It's well priced, too, with an affordable entry point and a $1,900 asking price on the first of the dedicated GPUs, the NVIDIA GTX 1650 Ti. Even here, the XPS 17 significantly undercuts the MacBook Pro, and while the highest spec models do cost more than the base prices for the MacBook Pro 16, you're getting more hardware inside for your money.
The case for the MacBook Pro
The case for buying a MacBook Pro partly hinges around Apple's software and ecosystem. If it's something you're already invested in, then switching away might not be for you, and no Windows laptop will likely sway your decision. For example, the existence of software like Final Cut Pro may well still be reason enough to get a Mac. This is still Apple's killer feature, and if you're an existing user of the company's suite of applications, then you're probably going to want a new MacBook Pro.
The Radeon Pro 5300M and 5500M are both excellent, extremely capable GPUs, and Apple's optimizations to its own software make it a dream pairing. For CPU and GPU intensive workloads, the MacBook Pro is still an excellent laptop.
There are compromises, though, not least the price premium. The MacBook Pro 16 starts at a whopping $1,000 more than the entry-level XPS 13. You could buy a budget gaming laptop with the difference!
You're also 100% all-in on either USB-C and Thunderbolt 3 with the MacBook Pro, or you're a fan of buying dongles to use your old accessories. It's a small thing, but it's essential to a lot of people they can use their existing equipment with a new laptop.
The bottom line
So which of these big laptops is the best one for you? Only you can decide, but we can make some recommendations.
The easiest to consider is the MacBook Pro. It costs more to even buy one than the lower-spec XPS 17 variants, and even compared to the highest end, it doesn't have any wow factor in the hardware. The reason to get the MacBook Pro really over any Windows laptop is always the same: Apple's software.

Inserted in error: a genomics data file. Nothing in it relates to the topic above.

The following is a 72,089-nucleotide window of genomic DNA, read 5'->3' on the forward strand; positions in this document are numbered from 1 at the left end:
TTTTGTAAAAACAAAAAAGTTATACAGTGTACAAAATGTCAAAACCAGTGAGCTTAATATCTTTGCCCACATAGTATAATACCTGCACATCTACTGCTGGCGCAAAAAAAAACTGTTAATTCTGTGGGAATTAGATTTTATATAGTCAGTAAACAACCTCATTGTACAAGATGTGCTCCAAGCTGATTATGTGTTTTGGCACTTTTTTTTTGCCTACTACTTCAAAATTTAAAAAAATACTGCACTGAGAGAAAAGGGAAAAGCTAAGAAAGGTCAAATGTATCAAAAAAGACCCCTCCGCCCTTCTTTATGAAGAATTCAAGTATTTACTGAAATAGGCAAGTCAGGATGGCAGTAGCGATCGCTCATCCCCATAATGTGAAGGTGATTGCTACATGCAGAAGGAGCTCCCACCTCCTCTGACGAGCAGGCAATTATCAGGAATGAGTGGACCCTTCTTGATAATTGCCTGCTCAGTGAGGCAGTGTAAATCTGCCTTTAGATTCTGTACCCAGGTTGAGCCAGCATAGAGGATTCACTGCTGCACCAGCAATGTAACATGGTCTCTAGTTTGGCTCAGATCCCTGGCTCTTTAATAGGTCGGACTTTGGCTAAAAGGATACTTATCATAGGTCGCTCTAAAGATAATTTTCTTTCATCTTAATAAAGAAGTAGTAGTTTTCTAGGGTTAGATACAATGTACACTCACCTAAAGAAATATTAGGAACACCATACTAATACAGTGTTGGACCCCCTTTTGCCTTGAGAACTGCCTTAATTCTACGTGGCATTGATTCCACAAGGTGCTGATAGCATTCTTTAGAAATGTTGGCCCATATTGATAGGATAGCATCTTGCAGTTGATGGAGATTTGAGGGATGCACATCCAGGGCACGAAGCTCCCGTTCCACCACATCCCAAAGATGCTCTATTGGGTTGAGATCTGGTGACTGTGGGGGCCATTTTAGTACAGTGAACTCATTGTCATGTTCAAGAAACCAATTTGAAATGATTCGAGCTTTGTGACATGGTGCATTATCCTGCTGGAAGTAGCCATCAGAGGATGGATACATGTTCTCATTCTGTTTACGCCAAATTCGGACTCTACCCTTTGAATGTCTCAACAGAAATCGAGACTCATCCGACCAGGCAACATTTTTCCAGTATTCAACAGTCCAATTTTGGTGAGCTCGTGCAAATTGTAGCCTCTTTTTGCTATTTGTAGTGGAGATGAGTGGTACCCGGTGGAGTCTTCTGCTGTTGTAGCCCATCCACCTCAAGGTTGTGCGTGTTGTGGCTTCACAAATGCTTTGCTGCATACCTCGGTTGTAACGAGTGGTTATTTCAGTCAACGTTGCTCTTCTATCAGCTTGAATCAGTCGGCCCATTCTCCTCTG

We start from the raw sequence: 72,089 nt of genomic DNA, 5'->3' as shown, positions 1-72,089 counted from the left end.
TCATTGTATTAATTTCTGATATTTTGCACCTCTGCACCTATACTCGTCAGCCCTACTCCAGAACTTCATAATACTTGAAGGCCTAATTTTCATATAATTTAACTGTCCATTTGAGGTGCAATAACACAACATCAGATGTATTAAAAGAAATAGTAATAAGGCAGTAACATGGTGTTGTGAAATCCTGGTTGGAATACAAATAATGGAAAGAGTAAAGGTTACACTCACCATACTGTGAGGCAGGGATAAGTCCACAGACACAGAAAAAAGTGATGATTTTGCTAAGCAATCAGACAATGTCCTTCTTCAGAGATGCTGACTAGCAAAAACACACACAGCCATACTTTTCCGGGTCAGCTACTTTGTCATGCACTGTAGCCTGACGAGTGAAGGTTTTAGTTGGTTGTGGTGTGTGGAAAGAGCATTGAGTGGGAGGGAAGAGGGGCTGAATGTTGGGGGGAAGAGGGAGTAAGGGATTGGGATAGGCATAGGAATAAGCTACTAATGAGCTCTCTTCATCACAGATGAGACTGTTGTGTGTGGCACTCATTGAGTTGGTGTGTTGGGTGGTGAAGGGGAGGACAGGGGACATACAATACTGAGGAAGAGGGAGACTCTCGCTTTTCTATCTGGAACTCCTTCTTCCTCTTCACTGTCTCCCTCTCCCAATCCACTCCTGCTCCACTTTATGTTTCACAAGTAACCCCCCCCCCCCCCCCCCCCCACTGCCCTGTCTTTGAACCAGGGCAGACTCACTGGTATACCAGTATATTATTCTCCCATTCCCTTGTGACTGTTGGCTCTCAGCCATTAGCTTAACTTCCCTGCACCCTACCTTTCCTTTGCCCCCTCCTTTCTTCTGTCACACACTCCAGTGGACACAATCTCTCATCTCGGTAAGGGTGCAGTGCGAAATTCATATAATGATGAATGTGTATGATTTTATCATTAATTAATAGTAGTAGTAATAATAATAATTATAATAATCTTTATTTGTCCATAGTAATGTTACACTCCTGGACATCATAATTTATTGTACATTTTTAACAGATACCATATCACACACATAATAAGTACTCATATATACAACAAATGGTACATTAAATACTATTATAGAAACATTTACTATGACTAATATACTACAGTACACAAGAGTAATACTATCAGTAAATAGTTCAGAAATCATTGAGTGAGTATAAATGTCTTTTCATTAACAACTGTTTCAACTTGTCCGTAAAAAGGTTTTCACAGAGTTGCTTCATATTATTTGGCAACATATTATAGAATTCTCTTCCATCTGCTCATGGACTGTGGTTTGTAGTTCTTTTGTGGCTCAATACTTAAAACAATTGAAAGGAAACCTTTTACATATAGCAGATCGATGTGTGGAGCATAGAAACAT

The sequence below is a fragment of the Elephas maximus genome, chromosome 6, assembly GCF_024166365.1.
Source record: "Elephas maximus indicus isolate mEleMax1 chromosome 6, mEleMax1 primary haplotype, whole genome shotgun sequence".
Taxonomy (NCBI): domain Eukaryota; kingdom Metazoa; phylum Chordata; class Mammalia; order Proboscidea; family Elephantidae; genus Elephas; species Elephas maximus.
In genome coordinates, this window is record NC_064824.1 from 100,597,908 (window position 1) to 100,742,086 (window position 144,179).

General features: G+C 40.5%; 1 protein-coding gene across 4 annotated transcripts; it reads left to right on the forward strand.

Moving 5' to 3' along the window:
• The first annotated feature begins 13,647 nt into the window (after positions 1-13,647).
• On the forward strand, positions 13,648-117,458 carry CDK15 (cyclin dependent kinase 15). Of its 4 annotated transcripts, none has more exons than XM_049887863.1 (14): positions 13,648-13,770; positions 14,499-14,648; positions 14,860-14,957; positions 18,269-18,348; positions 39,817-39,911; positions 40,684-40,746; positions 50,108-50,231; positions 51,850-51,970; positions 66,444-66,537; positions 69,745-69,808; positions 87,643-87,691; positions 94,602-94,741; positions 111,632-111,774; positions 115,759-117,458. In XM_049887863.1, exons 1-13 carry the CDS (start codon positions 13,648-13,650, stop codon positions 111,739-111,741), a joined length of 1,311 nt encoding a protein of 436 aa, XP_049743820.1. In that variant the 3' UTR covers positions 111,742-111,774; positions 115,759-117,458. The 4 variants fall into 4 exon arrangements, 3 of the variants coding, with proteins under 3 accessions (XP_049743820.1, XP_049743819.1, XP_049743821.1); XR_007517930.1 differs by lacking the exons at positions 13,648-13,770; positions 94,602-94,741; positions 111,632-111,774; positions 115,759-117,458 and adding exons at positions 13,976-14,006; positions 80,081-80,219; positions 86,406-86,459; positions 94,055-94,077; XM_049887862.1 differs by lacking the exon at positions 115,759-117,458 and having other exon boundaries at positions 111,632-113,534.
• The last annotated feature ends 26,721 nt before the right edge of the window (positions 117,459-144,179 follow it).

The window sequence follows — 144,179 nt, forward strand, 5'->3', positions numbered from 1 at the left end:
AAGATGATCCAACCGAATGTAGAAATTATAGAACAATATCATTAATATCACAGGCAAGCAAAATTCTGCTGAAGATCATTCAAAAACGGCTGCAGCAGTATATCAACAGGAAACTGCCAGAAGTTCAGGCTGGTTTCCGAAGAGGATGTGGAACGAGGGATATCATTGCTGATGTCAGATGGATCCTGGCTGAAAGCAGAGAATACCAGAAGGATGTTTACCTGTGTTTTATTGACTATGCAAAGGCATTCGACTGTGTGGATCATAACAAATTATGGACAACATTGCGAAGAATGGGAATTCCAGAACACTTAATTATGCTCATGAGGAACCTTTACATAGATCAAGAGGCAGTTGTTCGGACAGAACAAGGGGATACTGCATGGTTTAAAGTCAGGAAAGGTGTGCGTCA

Apps like Final Cut Pro are system sellers, and if it's something you use or want to use, nothing on Windows will come close. If you're not attached to Apple's ecosystem, then you'll undoubtedly get more mileage for your money from the XPS 17.
Dell's latest is a big, beautiful laptop with either an affordable entry point or the option to have masses of performance. Unless you really need something only a Mac can offer, it's probably the one to get.
Big and impressive
Dell's biggest and most powerful XPS
The XPS 17 (9700) features a massive 17-inch display, but thanks to its thin bezels, its body is the size of many 15-inch laptops. It pairs that large display with powerful internal options for creators.
Apple's best yet
If you're already a seasoned Mac user, then you're probably going to want to stay that way, so thankfully, Apple's latest MacBook Pro is definitely the best yet.
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Richard Devine is a Managing Editor at Windows Central with over a decade of experience. A former Project Manager and long-term tech addict, he joined Mobile Nations in 2011 and has been found on Android Central and iMore as well as Windows Central. Currently, you'll find him steering the site's coverage of all manner of PC hardware and reviews. Find him on Mastodon at mstdn.social/@richdevine